under constant surveillance. I mean, I’ve read Karl Marx, but I’m not a Marxist. If authorities were to judge you just by your associations—say, with email—then lots of people would feel threatened. SL: Certainly. On the other hand, millions of people willingly share intimate details about their lives via Facebook. In a way, it’s almost as though people invite the surveillance. AE: Yeah, but isn’t it silly to judge people based on what you find out about them online? You hear these stories of people getting fired for drunken Facebook photos . . . Doesn’t it seem stupid for an employer to judge an employee or an applicant based on information that has nothing to do with their job skills? SL: It does and it doesn’t. Sometimes it’s hard for pictures like that not to make an impression. If you see somebody being indiscrete on Facebook, you might think twice about relying on them general. For a boss, it’s different than thinking about who you’d like to party with or go on a road trip with. AE: I think the question is whether we’ll develop a different way of analyzing the information. It’s easier for people to make snap judgments when they have access to so much information, which is sort of a paradox. Despite the fact that there are more sources for information, the average Internet user is less eager to utilize them in forming opinions. Of course, there are exceptions.
In 1984, Steven Levy established the “Seven Commandments of the Personal Computer Revolution”, widely seen as the first Internet and hacker ethos: 1. Access to computers—and anything that might teach you something about the way the world works— should be unlimited and total. 2. Always yield to the Hands-on Imperative. 3. All information should be free. 4. Mistrust authority —promote decentralization. 5. Hackers should be judged by their hacking, not bogus criteria such as degrees, age, race,or position. 6. You can create art and beauty on a computer. 7. Computers can change your life for the better.
SL: It’s taken a while for us to adapt to the fact that so much information has gone public. Times change. A few years ago, a candidate for the U.S. Supreme Court was bounced because people found out that he’d smoked marijuana. Lo and behold, a few years later, we end up with a president who’s admitted to taking cocaine. I think we’re still in the process of rearranging our perception of certain kinds of personal information, of rewiring our brains. AE: That’s exactly what we wrote “Re-Arrange Your Synapses” about. I sometimes wonder how really religious or fanatical people are able to maintain their beliefs in the face of so much conflicting information. SL: Maybe their brains are too well guarded, they can’t exchange and absorb information as freely as people with open-source minds. AE: Do you think it’s possible to educate kids about online information in a more open fashion instead of censoring everything we think they can’t handle? SL: More often than not, it’s the kids who educate us. AE: That’s true. SL: They don’t have the preconceptions that adults have who were born pre-Internet. Our adult synapses were formed before the myriad possibilities of the digital age. When it comes to telling kids about right and wrong online, I think parents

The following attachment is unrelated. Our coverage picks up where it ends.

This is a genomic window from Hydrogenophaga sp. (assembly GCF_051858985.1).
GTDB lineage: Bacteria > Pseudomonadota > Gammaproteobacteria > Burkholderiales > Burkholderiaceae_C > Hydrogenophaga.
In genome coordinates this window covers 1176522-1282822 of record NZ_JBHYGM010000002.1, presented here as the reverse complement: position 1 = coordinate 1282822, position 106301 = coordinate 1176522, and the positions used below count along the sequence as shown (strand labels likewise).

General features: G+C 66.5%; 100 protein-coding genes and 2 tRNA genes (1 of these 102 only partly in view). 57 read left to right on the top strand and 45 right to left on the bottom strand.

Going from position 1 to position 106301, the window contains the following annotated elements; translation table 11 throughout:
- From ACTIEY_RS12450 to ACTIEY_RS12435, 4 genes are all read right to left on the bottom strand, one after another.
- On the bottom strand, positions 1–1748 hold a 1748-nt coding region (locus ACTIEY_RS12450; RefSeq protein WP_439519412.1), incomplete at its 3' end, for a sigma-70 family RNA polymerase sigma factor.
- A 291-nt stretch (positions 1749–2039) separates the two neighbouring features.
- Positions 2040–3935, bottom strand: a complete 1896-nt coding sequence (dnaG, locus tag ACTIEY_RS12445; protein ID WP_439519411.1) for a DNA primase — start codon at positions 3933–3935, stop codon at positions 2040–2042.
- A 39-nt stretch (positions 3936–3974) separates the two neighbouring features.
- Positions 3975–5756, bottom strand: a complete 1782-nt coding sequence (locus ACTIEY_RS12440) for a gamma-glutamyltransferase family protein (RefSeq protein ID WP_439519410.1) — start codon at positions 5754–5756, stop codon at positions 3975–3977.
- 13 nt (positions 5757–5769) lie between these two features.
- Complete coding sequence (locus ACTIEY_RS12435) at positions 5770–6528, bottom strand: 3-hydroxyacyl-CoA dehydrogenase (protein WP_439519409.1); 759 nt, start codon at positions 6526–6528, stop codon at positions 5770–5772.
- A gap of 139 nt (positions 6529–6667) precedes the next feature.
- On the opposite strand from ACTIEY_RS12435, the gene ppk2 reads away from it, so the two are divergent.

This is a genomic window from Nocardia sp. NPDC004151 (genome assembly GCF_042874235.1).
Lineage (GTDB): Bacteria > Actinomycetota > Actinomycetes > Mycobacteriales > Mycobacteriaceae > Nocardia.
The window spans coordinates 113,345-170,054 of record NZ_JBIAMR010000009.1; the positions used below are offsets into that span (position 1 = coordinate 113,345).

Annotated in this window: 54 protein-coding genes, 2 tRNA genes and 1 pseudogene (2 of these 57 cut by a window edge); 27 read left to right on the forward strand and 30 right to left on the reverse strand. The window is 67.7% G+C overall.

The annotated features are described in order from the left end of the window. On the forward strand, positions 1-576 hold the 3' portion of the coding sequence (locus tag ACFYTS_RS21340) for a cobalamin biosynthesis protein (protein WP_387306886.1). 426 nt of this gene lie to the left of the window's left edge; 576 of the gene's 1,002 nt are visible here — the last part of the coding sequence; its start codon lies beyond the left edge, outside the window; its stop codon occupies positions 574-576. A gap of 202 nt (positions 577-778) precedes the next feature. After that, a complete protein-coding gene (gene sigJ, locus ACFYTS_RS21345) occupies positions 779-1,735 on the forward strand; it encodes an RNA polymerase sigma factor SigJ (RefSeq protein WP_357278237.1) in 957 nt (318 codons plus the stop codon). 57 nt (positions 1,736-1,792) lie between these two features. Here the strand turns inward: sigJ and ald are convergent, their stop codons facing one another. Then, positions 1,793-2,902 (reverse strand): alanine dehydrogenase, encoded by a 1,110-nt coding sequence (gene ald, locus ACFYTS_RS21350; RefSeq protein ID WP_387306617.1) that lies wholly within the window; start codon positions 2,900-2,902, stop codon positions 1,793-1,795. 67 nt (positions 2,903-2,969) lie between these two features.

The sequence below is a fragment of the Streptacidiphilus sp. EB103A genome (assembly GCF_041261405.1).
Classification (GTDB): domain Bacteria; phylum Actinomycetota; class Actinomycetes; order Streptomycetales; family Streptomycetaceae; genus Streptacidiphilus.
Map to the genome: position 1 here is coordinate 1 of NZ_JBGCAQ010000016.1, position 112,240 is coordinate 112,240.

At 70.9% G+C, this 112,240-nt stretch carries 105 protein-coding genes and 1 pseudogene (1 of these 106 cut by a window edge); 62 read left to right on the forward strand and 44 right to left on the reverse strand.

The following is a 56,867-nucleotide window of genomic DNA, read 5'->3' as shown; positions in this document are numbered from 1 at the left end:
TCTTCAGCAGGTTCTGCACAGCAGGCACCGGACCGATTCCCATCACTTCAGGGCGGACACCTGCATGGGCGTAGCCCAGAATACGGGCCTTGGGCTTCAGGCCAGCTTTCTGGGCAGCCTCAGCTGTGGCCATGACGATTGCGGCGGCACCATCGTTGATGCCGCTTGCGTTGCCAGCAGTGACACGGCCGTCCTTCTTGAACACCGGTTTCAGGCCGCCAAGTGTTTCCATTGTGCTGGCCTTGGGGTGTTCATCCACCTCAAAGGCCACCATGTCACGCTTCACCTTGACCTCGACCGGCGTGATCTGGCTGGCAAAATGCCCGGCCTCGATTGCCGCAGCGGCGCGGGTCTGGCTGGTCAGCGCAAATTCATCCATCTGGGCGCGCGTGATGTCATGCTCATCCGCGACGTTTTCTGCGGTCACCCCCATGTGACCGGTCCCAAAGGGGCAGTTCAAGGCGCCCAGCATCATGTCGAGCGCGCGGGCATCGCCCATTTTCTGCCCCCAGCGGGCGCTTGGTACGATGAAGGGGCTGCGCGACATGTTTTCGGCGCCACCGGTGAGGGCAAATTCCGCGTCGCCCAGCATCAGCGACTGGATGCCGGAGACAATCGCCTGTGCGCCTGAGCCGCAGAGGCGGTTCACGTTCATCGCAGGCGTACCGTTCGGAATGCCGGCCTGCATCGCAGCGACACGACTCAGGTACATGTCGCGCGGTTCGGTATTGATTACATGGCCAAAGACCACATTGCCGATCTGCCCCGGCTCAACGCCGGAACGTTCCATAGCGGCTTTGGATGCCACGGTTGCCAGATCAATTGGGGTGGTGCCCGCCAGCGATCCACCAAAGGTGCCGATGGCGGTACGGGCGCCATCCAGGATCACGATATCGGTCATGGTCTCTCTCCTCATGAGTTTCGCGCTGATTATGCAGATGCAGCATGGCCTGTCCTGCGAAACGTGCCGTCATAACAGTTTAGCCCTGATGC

extreme things to show that you’re authentic. AE: A lot of our fans refuse to use social networking sites because they think they’re fake, which makes it counterproductive when iTunes says that you’ll only get coverage that’s proportional to your clicks and likes. SL: I remember when I was growing up, Warner Music came out with an advertisement saying, “The Man can’t stop our music”—you know, like the “government” or “authority” or the “capitalist system” can’t prevent us from being who “we” are. People hated it! I mean, who was “The Man” if not a huge record company? Clearly, some kids like the music more if it’s not huge and accessible everywhere, and this puts the musicians in a strange position because they obviously want their music distributed. Myspace used to seem like the way to go, but now Rupert Murdoch owns it.
are fighting a war that has long been decided. AE: I wonder about the redistribution of power in the past decade, especially within the music industry. Independent musicians sometimes think they have a fighting chance, and then they realize that more established or corporate bands still have the only connections necessary for bigger success. So many bands give up after a year or so, or they use bots to trump up their reputation and social stats. It’s becoming so corrupt that you can’t trust any of the information anymore . . . assuming you know that these things are happening. SL: Are people fooled by that? Do fans get fooled by that? AE: That’s what we’re asking ourselves all of the time. For some reason, I think people are still impressed by lots of clicks, which only promotes a herd mentality about liking things. It’s like with ad-campaigns: it’s easy to get a lot of people to see certain things, but it’s difficult to get them to actually commit to liking them. Clicks don’t really reflect reality, even if companies think they’re incredibly important. SL: Corporations and ad agencies have long seized on authentic imagery and identity, which has maybe pushed authenticity into more extreme formats. You have to do more